You are here

SCAC joins expanding list of conferences, schools to plug into esports trend

The 2018 League of Legends Peach Belt Conference tournament, featured in the Spring 2018 issue of Champion magazine, was the first official esports championship for NCAA schools. NCAA Photos archive

As Dwayne Hanberry watched from a back row of the Peach Belt Conference’s inaugural esports championship a year ago, the commissioner of Division III’s Southern Collegiate Athletic Conference spotted something that cast a lasting impression. 

He saw players wearing jerseys with their gamer nicknames on the backs. They were introduced under spotlights, their play narrated by broadcasters on an online stream. “They’ve given these kids a special experience,” Hanberry said of the Peach Belt that day, which Champion detailed in its feature “Game On” in the Spring 2018 issue

One year later, Hanberry did the same on Schreiner’s campus April 6-7, when six members of the SCAC gathered for its first conference esports championship, joining the Landmark Conference as the first two Division III leagues to host official esports events. There were medals made for the champions of each game. Esports gear with the SCAC logo was available for purchase. And, naturally, there was a conference trophy for the champion. It was the same experience shared by SCAC athletes who won cross country, soccer, basketball — any other conference crown. 

It was just one sign of esports’ explosive growth on college campuses in the past year. As college sports leaders continue to discuss the role the NCAA should play in collegiate esports and how it can navigate concerns — including those raised over violence and depictions of women in the content — the number of colleges, universities and conferences getting involved has ballooned. The number of schools that have joined the National Association of Collegiate Esports, the governing body for college esports since 2016, nearly doubled in the past year to more than 125 members. More than 90 NCAA member schools now sponsor it as a varsity sport.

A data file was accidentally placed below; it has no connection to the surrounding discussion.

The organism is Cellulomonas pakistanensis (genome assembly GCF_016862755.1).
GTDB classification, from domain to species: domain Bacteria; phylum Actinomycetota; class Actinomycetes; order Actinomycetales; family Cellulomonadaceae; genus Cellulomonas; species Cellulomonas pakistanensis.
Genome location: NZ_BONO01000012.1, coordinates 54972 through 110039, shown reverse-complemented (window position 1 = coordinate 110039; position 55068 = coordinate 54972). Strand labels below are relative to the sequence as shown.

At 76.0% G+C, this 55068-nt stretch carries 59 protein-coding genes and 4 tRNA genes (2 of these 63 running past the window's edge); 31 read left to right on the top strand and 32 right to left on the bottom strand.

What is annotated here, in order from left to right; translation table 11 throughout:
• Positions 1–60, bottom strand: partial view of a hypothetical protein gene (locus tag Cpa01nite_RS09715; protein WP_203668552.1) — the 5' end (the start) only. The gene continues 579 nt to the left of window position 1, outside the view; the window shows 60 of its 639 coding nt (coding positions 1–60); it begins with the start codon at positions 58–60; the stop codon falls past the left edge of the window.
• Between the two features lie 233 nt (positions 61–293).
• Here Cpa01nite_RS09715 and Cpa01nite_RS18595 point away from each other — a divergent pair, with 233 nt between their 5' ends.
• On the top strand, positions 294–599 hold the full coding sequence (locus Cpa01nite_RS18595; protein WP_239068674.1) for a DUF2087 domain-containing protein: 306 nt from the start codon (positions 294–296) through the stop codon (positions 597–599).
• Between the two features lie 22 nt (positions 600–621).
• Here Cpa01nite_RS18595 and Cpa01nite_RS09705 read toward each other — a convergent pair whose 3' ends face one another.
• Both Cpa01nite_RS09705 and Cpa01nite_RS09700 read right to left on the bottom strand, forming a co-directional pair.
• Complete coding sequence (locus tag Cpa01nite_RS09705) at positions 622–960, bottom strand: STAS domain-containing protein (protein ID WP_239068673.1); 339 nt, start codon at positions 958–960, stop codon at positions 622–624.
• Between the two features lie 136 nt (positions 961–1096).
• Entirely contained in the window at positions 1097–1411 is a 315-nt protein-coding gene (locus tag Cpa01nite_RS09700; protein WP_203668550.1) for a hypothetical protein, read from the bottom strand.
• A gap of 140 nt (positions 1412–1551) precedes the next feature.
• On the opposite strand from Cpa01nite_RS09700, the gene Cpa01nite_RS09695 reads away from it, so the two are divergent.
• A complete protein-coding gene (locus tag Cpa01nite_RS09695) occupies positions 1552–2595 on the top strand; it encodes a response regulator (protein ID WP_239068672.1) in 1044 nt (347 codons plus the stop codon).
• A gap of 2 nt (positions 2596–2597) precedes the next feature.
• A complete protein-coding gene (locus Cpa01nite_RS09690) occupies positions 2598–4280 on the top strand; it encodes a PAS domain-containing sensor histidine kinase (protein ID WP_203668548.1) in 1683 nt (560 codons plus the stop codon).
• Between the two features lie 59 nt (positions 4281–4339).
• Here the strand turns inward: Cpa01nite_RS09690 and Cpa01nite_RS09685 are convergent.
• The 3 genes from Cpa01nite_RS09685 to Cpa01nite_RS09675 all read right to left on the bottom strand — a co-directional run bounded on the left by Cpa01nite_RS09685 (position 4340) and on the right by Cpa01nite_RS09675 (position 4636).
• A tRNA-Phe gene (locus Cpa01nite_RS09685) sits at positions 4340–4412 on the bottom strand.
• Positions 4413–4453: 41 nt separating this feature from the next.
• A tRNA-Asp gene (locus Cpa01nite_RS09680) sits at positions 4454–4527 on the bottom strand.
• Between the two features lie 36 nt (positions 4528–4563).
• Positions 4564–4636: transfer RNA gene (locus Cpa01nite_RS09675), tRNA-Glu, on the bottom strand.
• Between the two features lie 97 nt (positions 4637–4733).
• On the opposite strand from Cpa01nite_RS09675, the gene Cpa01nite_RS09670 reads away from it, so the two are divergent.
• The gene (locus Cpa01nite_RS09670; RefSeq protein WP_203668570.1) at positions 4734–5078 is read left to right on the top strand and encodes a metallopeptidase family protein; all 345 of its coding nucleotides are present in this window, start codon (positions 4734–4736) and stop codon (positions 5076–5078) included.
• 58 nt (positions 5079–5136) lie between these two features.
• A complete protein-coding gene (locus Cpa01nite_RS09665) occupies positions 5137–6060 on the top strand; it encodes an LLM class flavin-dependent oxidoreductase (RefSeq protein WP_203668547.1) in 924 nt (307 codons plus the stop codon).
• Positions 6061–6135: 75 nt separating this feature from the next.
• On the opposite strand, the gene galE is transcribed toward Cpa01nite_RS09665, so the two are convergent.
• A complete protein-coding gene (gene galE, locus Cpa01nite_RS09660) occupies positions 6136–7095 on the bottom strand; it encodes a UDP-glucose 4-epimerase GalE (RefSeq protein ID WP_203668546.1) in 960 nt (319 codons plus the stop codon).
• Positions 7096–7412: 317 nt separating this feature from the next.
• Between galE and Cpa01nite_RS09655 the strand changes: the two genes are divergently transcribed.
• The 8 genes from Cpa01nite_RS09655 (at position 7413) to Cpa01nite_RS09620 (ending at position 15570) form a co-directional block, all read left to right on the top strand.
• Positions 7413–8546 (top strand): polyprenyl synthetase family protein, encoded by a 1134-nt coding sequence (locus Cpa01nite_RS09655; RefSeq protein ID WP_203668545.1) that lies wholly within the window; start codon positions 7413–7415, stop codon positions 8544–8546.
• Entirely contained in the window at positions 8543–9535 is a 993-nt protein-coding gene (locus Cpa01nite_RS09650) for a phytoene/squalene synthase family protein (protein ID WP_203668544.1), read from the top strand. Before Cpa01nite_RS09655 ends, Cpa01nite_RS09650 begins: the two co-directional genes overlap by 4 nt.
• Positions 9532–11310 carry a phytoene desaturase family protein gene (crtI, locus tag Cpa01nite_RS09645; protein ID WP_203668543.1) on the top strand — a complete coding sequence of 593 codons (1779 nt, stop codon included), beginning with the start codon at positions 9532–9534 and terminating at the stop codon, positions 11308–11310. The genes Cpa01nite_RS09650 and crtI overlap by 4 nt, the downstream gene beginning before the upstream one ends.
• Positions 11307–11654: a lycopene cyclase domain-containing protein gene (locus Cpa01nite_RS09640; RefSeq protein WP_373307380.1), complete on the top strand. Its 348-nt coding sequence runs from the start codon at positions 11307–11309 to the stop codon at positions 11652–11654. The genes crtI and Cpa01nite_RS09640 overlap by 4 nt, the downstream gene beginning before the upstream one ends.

And while the Division II Peach Belt Conference held the first official conference championship among NCAA schools in 2018, more than 10 conferences will hold some type of esports competition in 2018-19. 

The reason for that growth is often attributed to esports’ ability to engage the current student body, attract new students and present a cutting-edge image. For some liberal arts schools, esports can provide an anchor to new technological programs and help attract a different type of student than the school traditionally lures. With that development potential, student-life departments, in addition to athletics departments, have become involved in starting the programs on many campuses, seeing esports as part of their school’s broader growth strategy. 

That was the case in the SCAC. The conference’s presidents pushed for its esports tournament, organized in a partnership with each school’s student-life department. Six schools competed in the inaugural championship, holding tournaments in four games: League of Legends, Overwatch, Fortnite and Smash Bros. Ultimate. The SCAC soon may have more company. Hanberry said two more schools in the conference could join its championship event next year, and a half-dozen other Division III commissioners have inquired about it after fielding interest in esports from their own presidents. 

As Hanberry prepared to host his conference’s first championship, he looked back to his experience at the Peach Belt tournament a year earlier to point to a bigger motivation for the SCAC’s involvement. “It was really neat to see those kids who don’t get a chance to compete and put on a school uniform,” Hanberry said. “This was their chance to get that experience.” 

About Champion

Champion magazine goes behind the headlines and beyond the scoreboards to celebrate the unique connection between Americans and college sports. Champion is published by the NCAA.